New writer wins oldest book prize at Edinburgh International Book Festival

New writer wins oldest book prize at Edinburgh International Book Festival

Debut novelist Tatjani Soli and theatre critic Hilary Spurling have joined the list of acclaimed authors who have won the James Tait Black Prizes, Britain’s oldest literary awards.

The prizes are for the best work of fiction and the best biography published during the previous calendar year and are the only major British book awards judged by scholars and students of literature.

The winners of the prizes – awarded annually by the School of Literatures, Languages and Cultures at the University of Edinburgh – were announced this evening at a glittering awards ceremony at the Edinburgh International Book Festival.

On winning the fiction prize for her first novel The Lotus Eaters, Tatjani Soli said: 'The lineage of the James Tait Black Prizes speaks for itself, and I am humbled and so proud to be part of it. This award is an undreamed of honour that I will always treasure'.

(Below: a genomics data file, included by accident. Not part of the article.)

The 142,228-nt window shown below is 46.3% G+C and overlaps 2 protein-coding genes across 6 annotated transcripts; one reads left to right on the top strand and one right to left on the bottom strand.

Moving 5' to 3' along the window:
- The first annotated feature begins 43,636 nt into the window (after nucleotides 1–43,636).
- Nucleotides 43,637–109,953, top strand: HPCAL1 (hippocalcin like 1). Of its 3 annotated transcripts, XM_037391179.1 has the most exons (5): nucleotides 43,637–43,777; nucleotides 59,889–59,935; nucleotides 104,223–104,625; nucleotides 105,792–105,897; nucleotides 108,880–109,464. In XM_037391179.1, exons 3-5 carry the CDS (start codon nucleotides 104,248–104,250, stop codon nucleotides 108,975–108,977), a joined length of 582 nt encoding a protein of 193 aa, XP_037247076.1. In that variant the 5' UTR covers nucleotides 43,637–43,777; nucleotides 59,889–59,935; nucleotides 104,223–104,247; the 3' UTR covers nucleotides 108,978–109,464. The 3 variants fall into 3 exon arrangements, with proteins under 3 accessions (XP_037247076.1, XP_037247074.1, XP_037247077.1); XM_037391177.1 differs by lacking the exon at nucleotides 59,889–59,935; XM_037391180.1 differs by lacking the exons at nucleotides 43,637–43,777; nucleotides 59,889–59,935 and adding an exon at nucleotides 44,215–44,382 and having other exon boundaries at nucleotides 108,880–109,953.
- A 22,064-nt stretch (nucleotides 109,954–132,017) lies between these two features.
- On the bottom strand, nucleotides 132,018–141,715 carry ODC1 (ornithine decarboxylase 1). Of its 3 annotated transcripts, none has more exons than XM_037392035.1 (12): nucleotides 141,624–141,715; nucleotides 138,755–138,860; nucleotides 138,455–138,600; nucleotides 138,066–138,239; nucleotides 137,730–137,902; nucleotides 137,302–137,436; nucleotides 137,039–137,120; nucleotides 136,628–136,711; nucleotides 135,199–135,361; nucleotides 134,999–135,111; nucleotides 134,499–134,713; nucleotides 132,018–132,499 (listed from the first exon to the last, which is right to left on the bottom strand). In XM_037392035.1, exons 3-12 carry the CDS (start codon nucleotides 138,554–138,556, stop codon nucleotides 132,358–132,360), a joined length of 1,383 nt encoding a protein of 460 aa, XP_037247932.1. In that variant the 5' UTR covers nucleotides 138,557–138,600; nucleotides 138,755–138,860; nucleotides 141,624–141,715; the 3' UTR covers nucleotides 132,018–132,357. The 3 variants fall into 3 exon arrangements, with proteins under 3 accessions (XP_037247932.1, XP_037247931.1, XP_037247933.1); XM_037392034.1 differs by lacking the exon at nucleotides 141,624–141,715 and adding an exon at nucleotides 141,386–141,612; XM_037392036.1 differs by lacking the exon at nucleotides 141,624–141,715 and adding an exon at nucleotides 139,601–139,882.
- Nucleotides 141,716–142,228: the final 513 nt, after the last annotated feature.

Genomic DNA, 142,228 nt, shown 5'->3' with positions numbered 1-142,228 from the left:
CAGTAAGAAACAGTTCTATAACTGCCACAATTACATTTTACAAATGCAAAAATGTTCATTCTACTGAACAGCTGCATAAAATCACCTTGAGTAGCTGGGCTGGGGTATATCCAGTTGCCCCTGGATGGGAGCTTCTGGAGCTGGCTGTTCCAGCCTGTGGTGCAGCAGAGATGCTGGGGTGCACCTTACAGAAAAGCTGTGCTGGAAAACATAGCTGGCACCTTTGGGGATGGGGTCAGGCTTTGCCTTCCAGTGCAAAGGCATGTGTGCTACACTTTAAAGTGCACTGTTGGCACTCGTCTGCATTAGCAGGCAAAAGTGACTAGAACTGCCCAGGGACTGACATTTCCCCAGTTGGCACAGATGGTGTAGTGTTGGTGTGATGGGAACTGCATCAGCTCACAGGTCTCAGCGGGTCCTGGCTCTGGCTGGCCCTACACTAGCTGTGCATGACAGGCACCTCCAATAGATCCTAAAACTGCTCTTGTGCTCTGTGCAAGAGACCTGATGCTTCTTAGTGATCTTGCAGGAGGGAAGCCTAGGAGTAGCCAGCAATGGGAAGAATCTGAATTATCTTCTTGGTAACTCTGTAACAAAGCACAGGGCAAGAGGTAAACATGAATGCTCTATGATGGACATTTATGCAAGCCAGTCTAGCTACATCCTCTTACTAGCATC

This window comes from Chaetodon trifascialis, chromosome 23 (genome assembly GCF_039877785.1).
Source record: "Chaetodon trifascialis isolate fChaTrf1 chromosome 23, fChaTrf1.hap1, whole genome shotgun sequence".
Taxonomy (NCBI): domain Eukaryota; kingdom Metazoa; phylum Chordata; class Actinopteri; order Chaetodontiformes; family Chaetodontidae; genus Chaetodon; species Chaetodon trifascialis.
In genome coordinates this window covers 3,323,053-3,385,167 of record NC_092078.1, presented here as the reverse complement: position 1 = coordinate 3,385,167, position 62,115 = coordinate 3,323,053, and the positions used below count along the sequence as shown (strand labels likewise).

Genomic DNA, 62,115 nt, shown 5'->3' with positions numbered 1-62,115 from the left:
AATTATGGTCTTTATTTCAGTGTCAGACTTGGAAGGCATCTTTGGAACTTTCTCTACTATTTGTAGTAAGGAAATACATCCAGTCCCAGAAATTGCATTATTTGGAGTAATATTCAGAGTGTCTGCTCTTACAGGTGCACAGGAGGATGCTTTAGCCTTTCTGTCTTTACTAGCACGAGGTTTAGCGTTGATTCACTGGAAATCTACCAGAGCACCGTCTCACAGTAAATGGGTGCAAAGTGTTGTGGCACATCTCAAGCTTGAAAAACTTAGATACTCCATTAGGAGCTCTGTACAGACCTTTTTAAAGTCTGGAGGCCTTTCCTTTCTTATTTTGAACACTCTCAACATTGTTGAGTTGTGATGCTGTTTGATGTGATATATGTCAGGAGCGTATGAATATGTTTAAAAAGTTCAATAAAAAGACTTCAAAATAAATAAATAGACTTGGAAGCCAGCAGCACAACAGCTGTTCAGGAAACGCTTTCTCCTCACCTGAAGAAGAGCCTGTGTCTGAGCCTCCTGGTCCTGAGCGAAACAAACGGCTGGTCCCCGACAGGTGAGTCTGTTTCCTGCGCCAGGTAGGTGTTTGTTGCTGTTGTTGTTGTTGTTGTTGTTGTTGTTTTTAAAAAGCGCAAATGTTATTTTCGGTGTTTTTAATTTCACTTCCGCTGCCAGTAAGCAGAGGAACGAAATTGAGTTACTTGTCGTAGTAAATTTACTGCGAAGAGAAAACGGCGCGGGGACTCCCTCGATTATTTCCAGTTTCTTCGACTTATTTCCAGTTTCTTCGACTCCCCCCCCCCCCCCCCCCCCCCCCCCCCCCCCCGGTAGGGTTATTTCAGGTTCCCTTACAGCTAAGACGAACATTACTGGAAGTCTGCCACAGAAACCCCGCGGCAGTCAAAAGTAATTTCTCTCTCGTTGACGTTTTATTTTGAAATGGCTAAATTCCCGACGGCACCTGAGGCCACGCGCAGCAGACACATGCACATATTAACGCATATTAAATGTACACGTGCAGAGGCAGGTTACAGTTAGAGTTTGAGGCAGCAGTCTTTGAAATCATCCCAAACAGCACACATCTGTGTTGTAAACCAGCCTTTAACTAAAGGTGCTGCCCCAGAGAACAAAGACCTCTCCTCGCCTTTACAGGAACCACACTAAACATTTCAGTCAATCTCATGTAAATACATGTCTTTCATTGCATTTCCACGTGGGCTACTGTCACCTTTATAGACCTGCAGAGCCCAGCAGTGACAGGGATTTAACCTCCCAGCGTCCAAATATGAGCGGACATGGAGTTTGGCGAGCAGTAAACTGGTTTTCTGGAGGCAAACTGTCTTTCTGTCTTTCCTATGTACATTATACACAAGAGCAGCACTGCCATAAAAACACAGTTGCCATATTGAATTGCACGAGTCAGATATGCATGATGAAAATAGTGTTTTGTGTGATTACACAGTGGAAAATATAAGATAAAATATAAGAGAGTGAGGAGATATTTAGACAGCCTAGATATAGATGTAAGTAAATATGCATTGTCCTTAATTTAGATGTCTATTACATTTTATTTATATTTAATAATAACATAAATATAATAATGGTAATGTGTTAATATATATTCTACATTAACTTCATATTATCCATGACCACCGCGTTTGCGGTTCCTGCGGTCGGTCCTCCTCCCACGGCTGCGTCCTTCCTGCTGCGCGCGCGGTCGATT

Hilary Spurling, who won the biography prize for her book Burying the Bones: Pearl Buck in China, said: 'I'm proud and pleased to be in the company of so many of my favourite writers, who've already won this first and most elegant of book prizes'.

Dr James Loxley, Head of English of Literature at the University of Edinburgh said: 'We're delighted to be honouring such outstanding works. The readers and judges have once again shown the acumen of the knowledgeable book lover and literary critic, which has been the hallmark of these prizes for more than ninety years.'

Past winners of the awards include figures of global literary distinction, such as DH Lawrence, Graham Greene, Evelyn Waugh, Muriel Spark, Angela Carter and Martin Amis.

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